I chose to make the back panel of the snowflake mittens one solid colour (i.e. no pattern on the back) but, if you want, you could make four panels with the snowflake pattern and make them reversible, so to speak. If you want to make the back panel just one solid colour like I did, or want to make your entire mitten in one solid colour, here are the details (the stitch counts are exactly the same as the front panel above, just easier to read):

Row 1: Ch 12, sc across (11 sts)

Row 2: Ch 2 (does not count as st), bpdc, fpdc across (11 sts)

Row 3: Ch 2 (does not count as st), fpdc, bpdc across (11 sts)

Row 4: Sc across (11 sts)

Row 5: Inc, sc 9, inc (13 sts)

Row 6: Sc across (13 sts)

Row 7: Inc, sc 11, inc (15 sts)

Rows 8-17: Sc across (15 sts)

Row 18: Dec, sc 11, dec (13 sts)

Row 19: Dec, sc 9, dec (11 sts)

Row 20: Dec, sc 7, dec (9 sts)

Row 21: Dec, sc, hdc 3, sc, dec (7 sts)

Tie off. Repeat for the other back panel.

Now, crochet the thumbs onto the panels of the mittens as explained in the “Thumb” section above. Move on to assembly below.

Assembly:

Step 1: Eyes and Mouth

First, if you would like to add a happy little kawaii face to your mittens,  attach the eyes and stitch on the mouth using black crochet thread onto the front panel now.

Step 2: Main Mitten

Okay, here are all the pieces you should now have at this step. I already had one mitten completed when I took these photos.

Place the two panels together, matching up all sides.

Make sure the front of your Mittens are facing you as you crochet around the outside of each one. Additionally, I opted to put the faces on the same side of each mitten for the pink pair (i.e. the thumbs are both pointing left), but, for the snowflake patterned ones, I made sure the front of each mitten was opposite from the other (i.e. I made it so that, when looking at the front of the mittens, the thumbs are facing inward on both, just like a real pair of mittens). Choose whichever way strikes your fancy!

Starting in the corner of the cuff, as shown above, begin attaching the panels together by chaining one and single crocheting around the outside of the panels.

Crochet up the side of the mitten, around the thumb and back down to the other side. Tie off, leaving the bottom open. Cut any yarn tails that are peeking out the bottom and/or push them back inside.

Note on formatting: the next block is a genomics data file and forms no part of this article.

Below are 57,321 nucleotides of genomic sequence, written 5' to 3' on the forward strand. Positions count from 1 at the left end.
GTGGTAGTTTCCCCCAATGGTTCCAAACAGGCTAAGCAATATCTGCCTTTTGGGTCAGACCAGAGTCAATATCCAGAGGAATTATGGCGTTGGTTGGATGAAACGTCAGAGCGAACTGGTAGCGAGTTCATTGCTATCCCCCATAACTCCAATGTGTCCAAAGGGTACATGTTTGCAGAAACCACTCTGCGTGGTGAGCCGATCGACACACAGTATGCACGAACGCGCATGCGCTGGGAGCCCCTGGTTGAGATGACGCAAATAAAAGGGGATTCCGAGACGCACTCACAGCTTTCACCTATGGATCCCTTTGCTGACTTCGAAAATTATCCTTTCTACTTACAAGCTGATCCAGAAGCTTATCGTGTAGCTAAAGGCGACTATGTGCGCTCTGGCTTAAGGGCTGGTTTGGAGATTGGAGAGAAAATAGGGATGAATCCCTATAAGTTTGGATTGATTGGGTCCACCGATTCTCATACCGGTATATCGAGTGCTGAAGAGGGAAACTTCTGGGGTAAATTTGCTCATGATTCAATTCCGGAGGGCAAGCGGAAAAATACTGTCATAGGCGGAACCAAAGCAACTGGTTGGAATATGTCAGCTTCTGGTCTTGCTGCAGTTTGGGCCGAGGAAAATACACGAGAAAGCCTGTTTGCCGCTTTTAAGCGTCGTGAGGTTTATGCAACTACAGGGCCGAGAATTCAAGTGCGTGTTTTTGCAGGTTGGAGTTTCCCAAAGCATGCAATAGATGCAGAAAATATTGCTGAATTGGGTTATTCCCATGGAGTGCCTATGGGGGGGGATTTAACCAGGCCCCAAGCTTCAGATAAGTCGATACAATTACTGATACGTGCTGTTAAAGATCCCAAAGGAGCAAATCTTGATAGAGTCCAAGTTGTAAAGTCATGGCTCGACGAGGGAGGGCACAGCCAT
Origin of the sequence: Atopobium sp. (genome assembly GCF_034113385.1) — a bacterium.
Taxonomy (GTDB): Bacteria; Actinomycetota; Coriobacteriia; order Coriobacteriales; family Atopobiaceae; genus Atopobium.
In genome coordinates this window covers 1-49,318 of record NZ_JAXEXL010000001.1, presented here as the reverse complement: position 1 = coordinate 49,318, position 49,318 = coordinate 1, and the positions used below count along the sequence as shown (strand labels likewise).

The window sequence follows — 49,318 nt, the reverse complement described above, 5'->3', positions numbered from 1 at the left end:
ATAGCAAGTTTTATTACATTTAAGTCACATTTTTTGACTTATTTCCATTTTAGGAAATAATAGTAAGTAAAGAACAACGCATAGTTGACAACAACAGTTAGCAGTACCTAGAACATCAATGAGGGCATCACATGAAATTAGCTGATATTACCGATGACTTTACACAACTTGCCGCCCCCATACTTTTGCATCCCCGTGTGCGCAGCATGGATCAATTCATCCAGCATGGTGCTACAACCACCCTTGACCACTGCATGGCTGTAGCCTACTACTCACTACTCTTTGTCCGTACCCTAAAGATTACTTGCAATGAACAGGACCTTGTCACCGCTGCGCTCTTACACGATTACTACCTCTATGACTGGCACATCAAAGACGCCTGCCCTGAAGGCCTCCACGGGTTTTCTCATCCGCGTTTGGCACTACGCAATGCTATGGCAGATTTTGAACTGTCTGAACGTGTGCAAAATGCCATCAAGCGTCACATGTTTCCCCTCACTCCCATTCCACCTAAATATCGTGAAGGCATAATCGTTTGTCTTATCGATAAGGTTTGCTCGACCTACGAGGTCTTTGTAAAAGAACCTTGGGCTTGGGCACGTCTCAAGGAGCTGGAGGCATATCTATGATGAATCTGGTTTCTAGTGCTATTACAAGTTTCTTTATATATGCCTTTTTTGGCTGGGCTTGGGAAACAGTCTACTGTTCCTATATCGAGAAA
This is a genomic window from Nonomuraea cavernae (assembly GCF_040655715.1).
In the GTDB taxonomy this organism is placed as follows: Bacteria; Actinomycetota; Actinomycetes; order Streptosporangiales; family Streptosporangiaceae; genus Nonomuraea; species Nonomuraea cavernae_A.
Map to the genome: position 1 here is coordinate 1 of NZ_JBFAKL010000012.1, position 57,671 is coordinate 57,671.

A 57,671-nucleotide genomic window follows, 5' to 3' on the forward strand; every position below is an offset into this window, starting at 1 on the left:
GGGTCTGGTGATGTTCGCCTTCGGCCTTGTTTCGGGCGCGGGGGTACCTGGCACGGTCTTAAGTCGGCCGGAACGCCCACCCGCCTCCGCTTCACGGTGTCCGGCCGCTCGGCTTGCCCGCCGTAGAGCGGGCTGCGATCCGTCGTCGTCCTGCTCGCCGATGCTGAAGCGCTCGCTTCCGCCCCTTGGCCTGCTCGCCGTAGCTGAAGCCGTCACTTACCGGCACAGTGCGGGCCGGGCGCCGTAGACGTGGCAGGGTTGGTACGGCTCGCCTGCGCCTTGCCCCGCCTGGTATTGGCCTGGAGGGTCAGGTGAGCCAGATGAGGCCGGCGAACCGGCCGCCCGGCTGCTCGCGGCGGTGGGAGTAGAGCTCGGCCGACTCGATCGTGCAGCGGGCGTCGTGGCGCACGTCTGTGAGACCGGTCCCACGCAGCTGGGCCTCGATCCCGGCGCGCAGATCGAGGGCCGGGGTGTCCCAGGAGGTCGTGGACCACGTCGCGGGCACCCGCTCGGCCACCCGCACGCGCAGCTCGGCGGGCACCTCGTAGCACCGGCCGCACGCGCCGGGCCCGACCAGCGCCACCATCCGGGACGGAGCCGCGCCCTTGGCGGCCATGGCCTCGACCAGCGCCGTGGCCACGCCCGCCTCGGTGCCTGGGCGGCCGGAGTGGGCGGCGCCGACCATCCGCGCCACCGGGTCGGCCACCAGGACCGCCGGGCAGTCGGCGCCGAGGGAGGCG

Repeat for the second mitten but do not tie off yet. Chain 25 and then slst to the first mitten you finished. Voila! Mittens on a string! This is how you will hang your mittens on the tree. If you are making just one mitten, simply chain 25 and slst the chains back to the starting stitch on the same mitten. Now you have a loop to hang it with.

You’re done!

 

 

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8 thoughts on “Mittens Ornament Free Crochet Pattern

  1. These are so darned cute. You have solved an old lady’s problem. I didn’t have time to do what I wanted as all of my supplies are in storage…thank you, thank you, thank you!

  2. Hi, these mini mittens are super cute! I really would like to make these but I’m not very familiar with the bpdc and fpdc yet. I found instructions and understand it but I’m not sure how to start them in the sc’s of row 1.
    Could you help me out? Thank you.

    1. Hi Irene,

      No problem, I’ll try to clarify!

      Essentially, you are working the stitch around the post of the sc, instead of through the “v” of the sc. So, for a bpdc, you will yarn over, insert your hook into the first st but insert it from the back of the panel, then insert the hook out through the next st, then yarn over and complete the dc as usual.

      Next, you will work a fpdc around the next post, so you will yarn over, insert your hook into the previous st that your hook was just in, but this time insert it from the front, then around the post and back through the next stitch and complete the dc as usual.

      I hope that helps a bit! Please let me know if you’re still unsure.

      1. Hi Jillian,

        Thanks for the explanation. I understand how the stitch itself works. But I’m not sure what the post of a sc is. All the tutorials I found show a bpdc or fpdc based on a row of dc’s. With a dc it’s clear what part of the stitch is the post.
        I tried it at the very base of the row but it looked a bit wonky after finishing row 2. Maybe I did it the right but I couldn’t say with certainty. Too bad I can’t add a photo to show it, would be much easier to explain. Haha.

        1. Sounds like you’re doing it right! As long as you’re inserting your hook through one stitch and out the other, you will be working around the post. The post in a sc is just shorter than for a dc. 🙂

          1. Thank you Jillian. I think I’m on the right track.
            I hope it turns out as cool as yours. And keep up the awesome patterns.